A Return To Normalcy At Capitol

Republican leaders would like to push legislation through Congress this year for a new Capitol visitors center, after two fallen police officers who died protecting the Capitol received rare honors in the building's Rotunda.

Senate Majority Leader Trent Lott, R-Miss., said that he, House Speaker Newt Gingrich, R-Ga., and other top Republicans would meet Wednesday to try to agree on legislation that would authorize work on the proposed center, which could cost as much as $125 million. Envisioned by most participants as an underground structure, the center would provide security checkpoints outside the Capitol while offering tourists shelter and information.

The idea has been around for years. But it was given renewed impetus by the killings last Friday of officers Jacob J. Chestnut and John Gibson by an intruder.

Officer John Gibson (AP)Officer Jacob Chestnut (AP)










"We want to try to take steps this year that would...get this started," Lott told reporters.

Lawmakers are trying to get back to the business of Congress on Wednesday, just five days after Russell E. Weston Jr., 41, stormed through a security gate gunning down Gibson and Chestnut and wounding tourist Angela Dickerson, 24, in the face and arm. Click here for a chronology of events.

President Clinton and congressional leaders paid tribute Tuesday at the caskets of Chestnut and Gibson in a rare Rotunda ceremony, typically reserved for former presidents and military heroes. The two officers are only the 26th and 27th Americans to be so honored in a tradition that began after the assassination of Abraham Lincoln.

Mr. Clinton praised the men's "quiet courage and uncommon bravery" and added, "Until crisis reveals their courage, we do not see how truly special they are."

All day Tuesday people came to the Rotunda, 2,000 an hour by police count.

At noon, hundreds of members of the House and Senate had their turn to pay respects, noiselessly standing eight deep around the plush red theater ropes surrounding the caskets. The Rotunda was temporarily closed to anyone but House and Senate members.

Spontaneously, a line of lawmakers formed to solemnly exchange sympathies with Gingrich, Democratic Leader Richard Gephardt, and Republican Whip Tom DeLay. It was in the officeof DeLay that the final bursts of Friday's shootout with an intruder occurred, and many colleagues had long, sad hugs for the Texan, his wife, Christine, and daughter Dani Ferro.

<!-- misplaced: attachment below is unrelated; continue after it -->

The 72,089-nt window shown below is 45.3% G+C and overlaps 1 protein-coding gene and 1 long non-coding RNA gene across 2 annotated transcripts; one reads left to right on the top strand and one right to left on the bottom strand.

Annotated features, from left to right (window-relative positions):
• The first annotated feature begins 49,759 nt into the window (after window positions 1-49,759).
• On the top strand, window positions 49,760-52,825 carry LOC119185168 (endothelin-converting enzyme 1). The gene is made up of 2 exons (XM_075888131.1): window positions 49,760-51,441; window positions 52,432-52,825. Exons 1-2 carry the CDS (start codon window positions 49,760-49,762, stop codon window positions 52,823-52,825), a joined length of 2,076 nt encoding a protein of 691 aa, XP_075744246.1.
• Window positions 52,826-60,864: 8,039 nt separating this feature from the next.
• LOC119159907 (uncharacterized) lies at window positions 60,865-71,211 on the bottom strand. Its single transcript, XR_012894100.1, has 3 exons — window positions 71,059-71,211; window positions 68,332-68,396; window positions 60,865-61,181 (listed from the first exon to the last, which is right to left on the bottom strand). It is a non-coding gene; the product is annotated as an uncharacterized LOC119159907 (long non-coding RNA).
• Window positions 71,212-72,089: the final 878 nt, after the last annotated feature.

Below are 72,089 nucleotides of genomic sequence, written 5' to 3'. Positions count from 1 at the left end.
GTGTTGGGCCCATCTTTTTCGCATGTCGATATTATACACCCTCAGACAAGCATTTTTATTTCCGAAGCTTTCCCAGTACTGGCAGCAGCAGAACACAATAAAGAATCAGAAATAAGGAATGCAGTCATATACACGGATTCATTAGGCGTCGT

Chestnut and Gibson will be laid to rest at Arlington National Cemetery. Chestnut is a 20-year Air Force veteran, and the Army approved Gibson's interment there, after it was requested by Gingrich and Gephardt.

Weston, the alleged assailant in Friday's rampage, continues to recover from wounds to his chest and elsewhere and faces further surgery at D.C. General Hospital. A diagnosed paranoid schizophrenic, he was charged preliminarily with killing a federal officer, which carries a possible death sentence. Additional charges were pending. Click here to find out more about the alleged gunman.

CBS News Correspondent Sharyl Attkisson reports that Weston will most likely be indicted within 30 days, if his case progresses as other federal criminal cases have. At that time, his case would be assigned to a judge, and he'd be arraigned. Weston would also enter a formal plea, although an insanity defense need not be introduced until much later in his case.

Attkisson reports that Weston had met with his public defender, A.J. Kramer, for about 45 minutes on Monday. Kramer said that Weston was "conscious" with "no tubes down his throat."

Notes of condolence and contributions to a memorial fund for John Gibson and Jacob J. Chestnut can be sent to: U.S. Capitol Police Memorial Fund, U.S. Capitol, Washington, D.C. 20515.
  • CBSNews.com staff CBSNews.com staff

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